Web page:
There are nights where my professional eating duties take me to tables where disappointments outnumber satisfactions. Then there are the nights when my restaurant critic’s job is a license to thrill.
Let me tell you about my five most memorable dishes of 2013.
Tabree, in Snyder, was the only restaurant I reviewed this year that earned 10 plates out of 10. Our meal was splendid from start to finish, but the consensus all-star that night was Chef Bruce Wieszala’s gnocchi. (It’s $21 now. Still worth it.)
Potato dumplings can be leaden, but these were cloud-light, browned in a hot pan. Tumbled with housemade ricotta, Swiss chard and roasted grape tomatoes, wreathed with tender pea tendrils, it was a symphony in vegetables, elevated and transformed by adept hands.
Part of the reason it was so delicious was its freshness. From potatoes to chard, Tabree (4610 Main St., Snyder, 844-8477) relies on Oles Farm in Alden for vegetables in season. Since Wieszala has earned so much attention for transforming local pork into salumi, it’s almost ironic that this dish, which made such an impression, is meatless.
So was the most memorable Chinese dish I ate this year. Of many experiences well worth repeating in the restaurants that have sprung up to serve the Chinese nationals attending the University at Buffalo, the biggest surprise was at Miss Hot Café (3311 Sheridan Drive, Amherst, 832-3188).
Ask for “fish with sour cabbage, without soup,” and the server will bring a plate of mild whitefish fillet that’s been sautéed in a clear, gingery sauce with pickled cabbage. Not like sauerkraut; more like sliced dill pickles. Circling the plate are a ring of deep-fried crullers, like light unsweetened doughnuts. They’re oily but add a crunchy, rich element to a dish that has delighted and surprised many.
Do you like fish? Pickles? Doughnuts? For $14, try a dish that confounds what you thought you knew about Chinese food. It’s on the blue-collar side of Chinese cuisine, to be sure. But it’s a clue to an entire hemisphere diners miss out on by sticking to General Tso’s chicken, beef with broccoli and pork fried rice.
Eating out is entertainment as well as nutrition, so the element of surprise is valuable. When I looked at the menu of Bistro Europa (484 Elmwood Ave. 884-1100) one night in late July, I saw this: cherry soup.
Now, fresh cherries are one of my favorite things to put in my face. Yet it had somehow escaped my attention that Hungarians will make a cold soup whose sole purpose is to show off the glories of one or more kinds of cherries.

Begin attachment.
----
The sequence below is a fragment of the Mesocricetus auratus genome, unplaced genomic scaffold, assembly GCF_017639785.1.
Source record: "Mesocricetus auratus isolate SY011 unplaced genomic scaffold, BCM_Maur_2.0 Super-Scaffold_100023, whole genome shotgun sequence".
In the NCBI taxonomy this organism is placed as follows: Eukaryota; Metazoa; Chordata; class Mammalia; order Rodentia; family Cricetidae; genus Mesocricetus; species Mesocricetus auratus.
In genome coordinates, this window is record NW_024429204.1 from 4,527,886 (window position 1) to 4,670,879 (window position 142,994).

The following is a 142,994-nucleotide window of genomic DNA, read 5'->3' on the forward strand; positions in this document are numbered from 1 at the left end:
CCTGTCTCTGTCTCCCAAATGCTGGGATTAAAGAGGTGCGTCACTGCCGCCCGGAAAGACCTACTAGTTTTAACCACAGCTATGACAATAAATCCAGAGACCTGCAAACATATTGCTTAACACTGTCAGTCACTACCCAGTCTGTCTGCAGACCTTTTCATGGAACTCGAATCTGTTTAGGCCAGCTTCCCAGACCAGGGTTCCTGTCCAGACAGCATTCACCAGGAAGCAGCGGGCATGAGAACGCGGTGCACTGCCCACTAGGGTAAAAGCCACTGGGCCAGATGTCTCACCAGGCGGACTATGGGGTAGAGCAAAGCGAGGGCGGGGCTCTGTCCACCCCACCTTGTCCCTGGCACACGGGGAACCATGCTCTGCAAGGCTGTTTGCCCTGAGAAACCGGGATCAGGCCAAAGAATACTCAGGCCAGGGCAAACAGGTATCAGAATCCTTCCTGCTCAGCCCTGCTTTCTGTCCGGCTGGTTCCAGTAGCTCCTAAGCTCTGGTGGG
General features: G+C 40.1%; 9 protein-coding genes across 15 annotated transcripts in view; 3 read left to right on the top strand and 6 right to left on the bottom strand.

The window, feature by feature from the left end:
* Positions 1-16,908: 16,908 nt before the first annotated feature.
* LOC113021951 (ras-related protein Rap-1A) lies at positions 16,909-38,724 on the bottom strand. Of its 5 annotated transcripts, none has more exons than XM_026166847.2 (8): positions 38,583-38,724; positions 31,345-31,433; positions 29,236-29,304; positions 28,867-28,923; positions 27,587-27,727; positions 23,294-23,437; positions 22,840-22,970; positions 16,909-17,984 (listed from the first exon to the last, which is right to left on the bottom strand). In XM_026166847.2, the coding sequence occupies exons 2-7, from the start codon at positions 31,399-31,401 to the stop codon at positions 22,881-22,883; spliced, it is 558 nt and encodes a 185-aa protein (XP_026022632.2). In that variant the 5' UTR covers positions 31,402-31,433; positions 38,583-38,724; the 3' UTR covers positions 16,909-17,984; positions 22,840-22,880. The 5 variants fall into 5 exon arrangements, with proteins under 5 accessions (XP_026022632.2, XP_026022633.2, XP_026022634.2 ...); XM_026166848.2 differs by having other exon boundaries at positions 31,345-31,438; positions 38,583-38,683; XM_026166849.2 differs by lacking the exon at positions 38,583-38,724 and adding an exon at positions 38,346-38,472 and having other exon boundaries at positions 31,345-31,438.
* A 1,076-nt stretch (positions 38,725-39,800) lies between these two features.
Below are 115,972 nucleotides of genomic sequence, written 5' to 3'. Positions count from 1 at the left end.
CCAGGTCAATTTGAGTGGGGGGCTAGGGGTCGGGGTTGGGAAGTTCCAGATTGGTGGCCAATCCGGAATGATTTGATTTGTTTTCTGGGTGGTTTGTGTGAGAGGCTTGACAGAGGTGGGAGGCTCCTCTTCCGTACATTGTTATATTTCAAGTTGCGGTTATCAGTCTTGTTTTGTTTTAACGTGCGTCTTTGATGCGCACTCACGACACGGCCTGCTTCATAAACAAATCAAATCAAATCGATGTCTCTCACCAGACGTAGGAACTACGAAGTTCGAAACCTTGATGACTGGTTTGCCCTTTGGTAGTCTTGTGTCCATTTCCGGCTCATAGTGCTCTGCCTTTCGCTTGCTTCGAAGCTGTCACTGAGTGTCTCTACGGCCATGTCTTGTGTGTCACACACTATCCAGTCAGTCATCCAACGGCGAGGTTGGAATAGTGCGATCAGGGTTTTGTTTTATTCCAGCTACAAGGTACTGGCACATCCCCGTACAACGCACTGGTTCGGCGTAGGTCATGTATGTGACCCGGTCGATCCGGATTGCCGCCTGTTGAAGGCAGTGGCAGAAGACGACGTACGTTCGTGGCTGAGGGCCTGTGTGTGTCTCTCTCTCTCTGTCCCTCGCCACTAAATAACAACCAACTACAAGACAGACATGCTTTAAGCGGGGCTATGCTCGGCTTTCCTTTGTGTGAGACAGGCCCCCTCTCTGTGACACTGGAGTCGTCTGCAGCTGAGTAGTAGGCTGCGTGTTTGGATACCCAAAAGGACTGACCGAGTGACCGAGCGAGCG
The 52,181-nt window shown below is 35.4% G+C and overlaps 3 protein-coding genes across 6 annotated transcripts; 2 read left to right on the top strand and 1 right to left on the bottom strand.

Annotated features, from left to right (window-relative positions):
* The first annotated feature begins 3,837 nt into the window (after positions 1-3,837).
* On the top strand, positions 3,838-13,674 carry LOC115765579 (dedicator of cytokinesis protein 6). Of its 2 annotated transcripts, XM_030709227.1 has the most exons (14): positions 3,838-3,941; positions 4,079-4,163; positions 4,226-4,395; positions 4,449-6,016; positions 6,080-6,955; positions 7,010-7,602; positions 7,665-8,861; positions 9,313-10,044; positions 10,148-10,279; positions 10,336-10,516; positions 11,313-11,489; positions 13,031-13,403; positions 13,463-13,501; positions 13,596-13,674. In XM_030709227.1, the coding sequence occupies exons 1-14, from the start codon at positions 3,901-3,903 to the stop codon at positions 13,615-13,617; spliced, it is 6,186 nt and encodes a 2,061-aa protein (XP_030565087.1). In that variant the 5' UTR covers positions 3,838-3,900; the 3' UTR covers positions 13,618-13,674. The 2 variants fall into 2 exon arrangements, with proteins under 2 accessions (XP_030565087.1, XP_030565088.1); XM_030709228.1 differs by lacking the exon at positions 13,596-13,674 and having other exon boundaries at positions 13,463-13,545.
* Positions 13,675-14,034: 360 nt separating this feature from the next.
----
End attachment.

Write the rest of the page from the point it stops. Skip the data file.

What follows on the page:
It was a cherrybomb. Sour cherries, sugar, sour cream, dabbed with whole sweet cherries and more sour cream. Chef Steve Gedra had it on the menu as long as he could get the local cherries into it. Then it was gone. I can still taste the lush fruit. For $8.
Reaching into his European recipe catalogue for a dish that showcased one of our locally grown gems struck me as a canny decision by a chef whose menu always seems to have something diners would not expect. People who select those ciphers, on the strength of menu description and perhaps their trust in Gedra, often return with their friends. That’s part of the reason he and partner-wife-baker Ellen Gedra bought the former Golden Key on Connecticut Street and are planning to expand their operation in 2014.
If a chef can get customers to buy unfamiliar dishes on their say-so, that chef can let creativity roam further afield. Gedra uses that trust to thrill acolytes with whipped lard in the bread basket, pig’s heads, lamb kidneys and fish they never heard of, but me? I’ll remember that soup.
Another surprise came at Tappo (338 Ellicott St., 259-8130), Mike Andrzejewski’s casual Italian place downtown. Over the years I’ve ordered a lot of braciole in Buffalo, and almost always regretted my decision, the exception being Sinatra’s on Kenmore Avenue.
When news came that the leading Buffalo chef was adding a family Italian place to his stable of restaurants, I wondered if he could redefine local favorites. How much finesse can you add to a plate of spaghetti and meatballs, at the sort of volume you’ll need at a place with entrees under $20 and $15 bottles of wine?
In his braciole, the chef answered my question. It’s a beef roll-up stuffed with eggs, cheese and salumi that’s braised in tomato sauce. Most Buffalo versions use flank steak or similar beef, which rarely seems to get braised to tenderness.
Andrzejewski uses beef from short ribs instead, meat that makes a rich, tender pot-roast experience by itself. Roll it around those fillings and let it simmer, and you’ve got a notable improvement on most braciole I’ve seen, served with spaghetti and a dollop of ricotta, for $15.
Last, I want to mention the “spicy chicken” at Sun Restaurant Buffalo (1989 Niagara St., 447-0202), the city’s first Burmese restaurant.
There are a lot of interesting things to try there, but I like recommending this dish for a few reasons. First, despite the name, it’s not spicy. It’s a fragrant rice casserole, with cashews and fried shallots and tender chicken chunks, served in a hot clay pot. Completely harmless. Alongside comes a dish of cucumber, herbs and other fresh accents in a sweet and salty Thai vinaigrette, for applying as needed.
The rice sticks to the pot and browns. You scrape it loose and eat those bits too. It’s worth the effort.
Second, the dish is not just delicious, it’s educational, a fine place to start exploring how Burmese is what happens when Thai runs into Indian, sort of. The rice itself is akin to an Indian biryani, while the salad-sauce side dish, flavored with Asian fish sauce, is a classic Thai move.
Delicious, educational and $14, which is a pretty good price for a lesson, tuition costs being what they are these days.